Thursday, February 9, 2012

A visit to Cactus Jungle in Berkeley, CA

I had a meeting in Berkeley yesterday, and I left home a little early to swing by one of the most unique nurseries in the Bay Area: Cactus Jungle. Located in a light industrial area just a few blocks from I-80, Cactus Jungle’s unassuming home belies the treasure trove of plants waiting inside the barbed wire-studded fence. Not a large nursery by any stretch of the imagination, it is nonetheless stocked with a nice variety of succulents, California natives, seasonal vegetables, and even bamboo! Owners Hap Hollibaugh and Peter Lipson clearly embrace the motto of this blog: “Bamboo, Succulents and More” :-).

I’d been to Cactus Jungle several times before, but I’d never had a camera along. This time I did, and I’d like to share some photos with you.

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Large Eve’s needle cactus (Austrocylindropuntia subulata) at the entrance
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Eve’s needle cactus (Austrocylindropuntia subulata)
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Plantings on the right-hand side of the entrance: prickly pear, spurge, assorted succulents and a large jade plant (Crassula ovata)
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Check out the trunk on that jade plant—and of course the flowers
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One of the unique things about Cactus Jungle: most plants are in non-plastic pots, including terracotta, glazed ceramic, wooden boxes (for large specimens) or eco pots made from natural plant fibers
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Wide variety of aeoniums, both larger plants…
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…and smaller
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Two particularly beautiful aeonium specimens: Aenonium ‘Sunburst’ on the left and Aeonium holochrysum on the right
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Aenonium ‘Sunburst’
                                                                                                                                                  
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LEFT: Aeonium atropurpureum getting ready to bloom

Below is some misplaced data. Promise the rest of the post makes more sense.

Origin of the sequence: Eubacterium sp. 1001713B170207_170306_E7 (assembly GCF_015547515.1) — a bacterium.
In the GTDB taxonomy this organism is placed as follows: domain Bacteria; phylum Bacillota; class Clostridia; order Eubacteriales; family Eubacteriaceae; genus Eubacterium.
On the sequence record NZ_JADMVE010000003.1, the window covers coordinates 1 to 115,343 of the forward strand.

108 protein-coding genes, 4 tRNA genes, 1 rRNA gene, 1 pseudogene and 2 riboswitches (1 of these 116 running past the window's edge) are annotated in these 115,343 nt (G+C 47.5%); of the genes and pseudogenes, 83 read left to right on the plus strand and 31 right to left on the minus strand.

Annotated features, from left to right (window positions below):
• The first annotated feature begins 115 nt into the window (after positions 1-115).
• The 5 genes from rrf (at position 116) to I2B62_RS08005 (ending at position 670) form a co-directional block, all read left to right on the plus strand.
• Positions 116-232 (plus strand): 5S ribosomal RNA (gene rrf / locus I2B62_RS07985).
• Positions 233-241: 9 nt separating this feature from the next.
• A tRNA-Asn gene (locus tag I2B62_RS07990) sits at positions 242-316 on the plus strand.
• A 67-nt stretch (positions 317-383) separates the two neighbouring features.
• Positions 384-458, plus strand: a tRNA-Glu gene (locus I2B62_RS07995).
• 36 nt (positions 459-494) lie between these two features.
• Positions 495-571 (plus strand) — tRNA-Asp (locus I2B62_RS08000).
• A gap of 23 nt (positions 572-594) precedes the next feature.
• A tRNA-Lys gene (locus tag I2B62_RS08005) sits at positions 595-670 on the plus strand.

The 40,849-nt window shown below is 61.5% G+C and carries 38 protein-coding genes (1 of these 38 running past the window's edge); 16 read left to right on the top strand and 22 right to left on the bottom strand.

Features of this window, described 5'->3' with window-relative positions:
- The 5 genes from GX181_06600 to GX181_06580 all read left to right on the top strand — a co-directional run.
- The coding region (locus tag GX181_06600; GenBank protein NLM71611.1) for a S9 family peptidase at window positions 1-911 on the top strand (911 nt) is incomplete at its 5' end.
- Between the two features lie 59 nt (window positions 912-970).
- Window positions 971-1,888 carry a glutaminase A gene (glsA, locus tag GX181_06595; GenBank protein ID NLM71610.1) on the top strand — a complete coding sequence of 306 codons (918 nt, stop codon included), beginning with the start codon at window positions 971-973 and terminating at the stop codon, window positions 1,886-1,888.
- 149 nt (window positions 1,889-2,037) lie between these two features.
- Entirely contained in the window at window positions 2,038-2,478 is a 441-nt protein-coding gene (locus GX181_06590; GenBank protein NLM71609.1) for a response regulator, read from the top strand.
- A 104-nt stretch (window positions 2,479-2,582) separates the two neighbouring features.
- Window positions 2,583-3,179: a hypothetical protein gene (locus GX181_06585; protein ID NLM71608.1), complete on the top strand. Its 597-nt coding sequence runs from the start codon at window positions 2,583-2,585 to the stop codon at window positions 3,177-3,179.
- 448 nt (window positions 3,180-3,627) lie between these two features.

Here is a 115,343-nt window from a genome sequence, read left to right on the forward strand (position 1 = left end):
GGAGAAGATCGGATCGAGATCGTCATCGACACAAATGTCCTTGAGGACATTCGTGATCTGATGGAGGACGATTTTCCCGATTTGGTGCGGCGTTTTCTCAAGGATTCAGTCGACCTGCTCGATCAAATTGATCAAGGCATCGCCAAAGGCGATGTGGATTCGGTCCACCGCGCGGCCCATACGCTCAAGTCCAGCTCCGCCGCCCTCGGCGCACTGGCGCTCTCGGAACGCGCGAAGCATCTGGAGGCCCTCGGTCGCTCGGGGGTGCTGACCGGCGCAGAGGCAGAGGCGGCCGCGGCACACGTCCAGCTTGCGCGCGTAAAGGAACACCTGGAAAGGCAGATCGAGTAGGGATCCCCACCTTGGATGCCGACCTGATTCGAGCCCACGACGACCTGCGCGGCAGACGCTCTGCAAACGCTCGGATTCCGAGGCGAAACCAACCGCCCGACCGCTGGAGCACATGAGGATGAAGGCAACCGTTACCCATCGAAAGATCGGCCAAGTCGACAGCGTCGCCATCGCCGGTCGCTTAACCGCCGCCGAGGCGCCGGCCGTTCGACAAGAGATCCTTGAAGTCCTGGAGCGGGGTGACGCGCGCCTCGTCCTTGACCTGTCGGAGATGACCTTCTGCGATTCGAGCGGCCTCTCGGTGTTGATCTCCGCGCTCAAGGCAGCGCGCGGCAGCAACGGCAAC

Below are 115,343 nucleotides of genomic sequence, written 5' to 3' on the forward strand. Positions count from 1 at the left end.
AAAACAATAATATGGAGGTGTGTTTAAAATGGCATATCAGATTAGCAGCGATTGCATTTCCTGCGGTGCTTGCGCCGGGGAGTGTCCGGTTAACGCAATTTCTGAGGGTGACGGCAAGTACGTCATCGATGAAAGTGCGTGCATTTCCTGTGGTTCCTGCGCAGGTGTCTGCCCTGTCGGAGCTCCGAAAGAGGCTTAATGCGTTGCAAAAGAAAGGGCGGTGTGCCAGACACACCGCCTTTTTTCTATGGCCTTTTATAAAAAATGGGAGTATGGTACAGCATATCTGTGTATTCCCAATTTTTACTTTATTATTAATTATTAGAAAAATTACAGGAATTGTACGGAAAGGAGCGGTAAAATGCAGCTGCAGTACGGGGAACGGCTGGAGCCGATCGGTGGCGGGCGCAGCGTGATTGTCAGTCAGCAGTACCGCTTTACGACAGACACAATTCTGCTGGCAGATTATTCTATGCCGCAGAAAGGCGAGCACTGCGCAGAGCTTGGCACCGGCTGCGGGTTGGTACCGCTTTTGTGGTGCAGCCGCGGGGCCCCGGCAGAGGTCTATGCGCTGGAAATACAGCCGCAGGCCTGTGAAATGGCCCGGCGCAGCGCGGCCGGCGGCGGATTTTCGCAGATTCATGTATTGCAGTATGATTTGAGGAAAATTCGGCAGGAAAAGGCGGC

(which unfortunately spells the demise of this one rosette)
RIGHT: Aeonium balsamiferum
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Coreopsis gigantea, native to the coastal areas and islands of Southern California. I’ve wanted one since since seeing a specimen at Ruth Bancroft Garden. I was thrilled to find some at Cactus Jungle, and one of them went home with me.
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The largest of the four Coreopsis gigantea
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I was equally happy to see this large specimen of Yucca rostrata. While smaller plants are becoming easier to find, large ones are still quite rare (and expensive). I estimate that this one is 20+ years old.
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Fan aloe (Aloe plicatilis) or, as I call it, tongue depressor plant. One of my favorite aloes, but large specimens are costly.
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Assortment of larger aloes…
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…and an absolutely stunning spiral aloe (Aloe polyphylla). Berkeley has the perfect climate for Aloe polyphylla. This aloe dislikes temperatures above 90°F, and I keep ours in the shade in the summer.
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Another perfect Aloe polyphylla in good company
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Canary Island dragon tree (Dracaena draco)
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Shaggy-haired cactus from the Andes (I forgot to check the label, so I don’t know if it’s an oreocereus or another genus)
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Columnar…
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…and barrel cacti
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Whatever you preference, you’re sure to find something you like